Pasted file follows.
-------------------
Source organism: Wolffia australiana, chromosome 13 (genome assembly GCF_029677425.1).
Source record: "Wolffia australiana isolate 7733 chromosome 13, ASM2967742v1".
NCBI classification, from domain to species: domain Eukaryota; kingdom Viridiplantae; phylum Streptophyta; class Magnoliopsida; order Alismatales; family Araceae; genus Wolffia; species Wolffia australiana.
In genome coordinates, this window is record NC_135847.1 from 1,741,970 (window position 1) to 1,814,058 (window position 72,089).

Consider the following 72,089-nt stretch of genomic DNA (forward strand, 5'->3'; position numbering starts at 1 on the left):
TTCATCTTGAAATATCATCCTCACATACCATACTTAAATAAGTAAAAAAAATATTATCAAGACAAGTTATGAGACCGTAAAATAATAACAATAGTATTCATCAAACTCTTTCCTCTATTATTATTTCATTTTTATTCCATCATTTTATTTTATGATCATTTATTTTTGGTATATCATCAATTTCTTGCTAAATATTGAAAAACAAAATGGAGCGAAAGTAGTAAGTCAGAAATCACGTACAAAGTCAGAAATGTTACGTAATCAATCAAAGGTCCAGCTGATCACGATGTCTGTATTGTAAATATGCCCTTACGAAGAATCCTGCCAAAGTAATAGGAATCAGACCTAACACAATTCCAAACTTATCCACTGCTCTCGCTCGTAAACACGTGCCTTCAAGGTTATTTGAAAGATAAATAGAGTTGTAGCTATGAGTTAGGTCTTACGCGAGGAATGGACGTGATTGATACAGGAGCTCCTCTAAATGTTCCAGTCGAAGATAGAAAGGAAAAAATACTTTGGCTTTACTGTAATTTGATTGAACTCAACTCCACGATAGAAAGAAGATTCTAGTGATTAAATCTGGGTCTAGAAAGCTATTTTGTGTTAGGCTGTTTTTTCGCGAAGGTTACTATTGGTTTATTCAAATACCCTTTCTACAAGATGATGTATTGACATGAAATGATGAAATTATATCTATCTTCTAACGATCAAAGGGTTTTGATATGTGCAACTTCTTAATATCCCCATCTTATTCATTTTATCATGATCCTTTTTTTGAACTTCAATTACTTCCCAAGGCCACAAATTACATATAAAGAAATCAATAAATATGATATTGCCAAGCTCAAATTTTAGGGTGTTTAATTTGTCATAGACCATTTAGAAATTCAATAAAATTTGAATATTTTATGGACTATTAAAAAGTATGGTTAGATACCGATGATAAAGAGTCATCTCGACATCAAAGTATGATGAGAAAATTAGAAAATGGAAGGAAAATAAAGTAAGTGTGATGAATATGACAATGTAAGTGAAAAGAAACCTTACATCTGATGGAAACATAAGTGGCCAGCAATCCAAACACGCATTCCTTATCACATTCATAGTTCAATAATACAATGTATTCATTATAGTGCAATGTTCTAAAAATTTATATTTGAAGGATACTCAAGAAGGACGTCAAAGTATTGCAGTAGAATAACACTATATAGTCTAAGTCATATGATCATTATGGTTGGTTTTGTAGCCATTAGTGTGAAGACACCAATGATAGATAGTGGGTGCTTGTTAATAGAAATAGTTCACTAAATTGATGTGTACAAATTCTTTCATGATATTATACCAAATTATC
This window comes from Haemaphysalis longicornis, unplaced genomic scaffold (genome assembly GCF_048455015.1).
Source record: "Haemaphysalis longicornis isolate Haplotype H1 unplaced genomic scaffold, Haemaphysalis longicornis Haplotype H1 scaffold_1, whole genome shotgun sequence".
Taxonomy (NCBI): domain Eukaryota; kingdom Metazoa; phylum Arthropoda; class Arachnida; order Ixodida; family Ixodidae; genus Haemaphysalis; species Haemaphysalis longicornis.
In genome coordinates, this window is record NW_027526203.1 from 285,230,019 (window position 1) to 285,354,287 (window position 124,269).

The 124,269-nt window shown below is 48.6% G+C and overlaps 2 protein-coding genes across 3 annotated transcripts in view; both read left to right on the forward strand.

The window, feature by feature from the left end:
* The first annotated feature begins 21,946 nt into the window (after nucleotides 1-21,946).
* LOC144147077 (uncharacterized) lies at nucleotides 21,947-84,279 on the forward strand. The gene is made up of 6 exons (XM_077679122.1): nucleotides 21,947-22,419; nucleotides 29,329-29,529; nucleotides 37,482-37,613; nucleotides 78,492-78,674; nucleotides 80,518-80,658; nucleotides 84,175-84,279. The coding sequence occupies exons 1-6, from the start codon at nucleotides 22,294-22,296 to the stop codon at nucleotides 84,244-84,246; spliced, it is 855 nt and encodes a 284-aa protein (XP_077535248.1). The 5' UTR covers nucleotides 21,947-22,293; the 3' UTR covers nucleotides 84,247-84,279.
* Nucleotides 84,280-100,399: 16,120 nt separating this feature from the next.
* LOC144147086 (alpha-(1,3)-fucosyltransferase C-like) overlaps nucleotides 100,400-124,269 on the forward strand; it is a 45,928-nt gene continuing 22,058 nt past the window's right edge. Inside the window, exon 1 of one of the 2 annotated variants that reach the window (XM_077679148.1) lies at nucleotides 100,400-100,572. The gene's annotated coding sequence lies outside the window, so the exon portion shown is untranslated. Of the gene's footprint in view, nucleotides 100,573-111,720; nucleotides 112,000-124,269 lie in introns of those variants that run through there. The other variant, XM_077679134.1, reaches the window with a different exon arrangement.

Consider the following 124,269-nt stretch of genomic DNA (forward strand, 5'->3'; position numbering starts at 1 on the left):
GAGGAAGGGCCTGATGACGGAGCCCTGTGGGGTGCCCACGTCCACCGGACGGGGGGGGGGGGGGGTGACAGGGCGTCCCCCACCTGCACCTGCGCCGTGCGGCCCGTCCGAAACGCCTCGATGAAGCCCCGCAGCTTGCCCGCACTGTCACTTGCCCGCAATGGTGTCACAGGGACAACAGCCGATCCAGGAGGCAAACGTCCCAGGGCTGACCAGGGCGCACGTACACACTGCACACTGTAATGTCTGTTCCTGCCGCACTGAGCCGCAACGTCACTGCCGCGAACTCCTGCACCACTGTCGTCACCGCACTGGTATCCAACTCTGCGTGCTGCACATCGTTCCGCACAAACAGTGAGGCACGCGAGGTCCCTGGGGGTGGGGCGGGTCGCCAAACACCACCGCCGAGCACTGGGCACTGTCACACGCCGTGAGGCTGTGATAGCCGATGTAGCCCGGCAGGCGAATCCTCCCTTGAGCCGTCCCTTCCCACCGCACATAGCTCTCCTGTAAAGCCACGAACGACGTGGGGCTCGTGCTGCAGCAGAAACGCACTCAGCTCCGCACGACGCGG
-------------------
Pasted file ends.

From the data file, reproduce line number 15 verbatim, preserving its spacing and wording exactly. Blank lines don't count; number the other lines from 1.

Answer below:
* Nucleotides 84,280-100,399: 16,120 nt separating this feature from the next.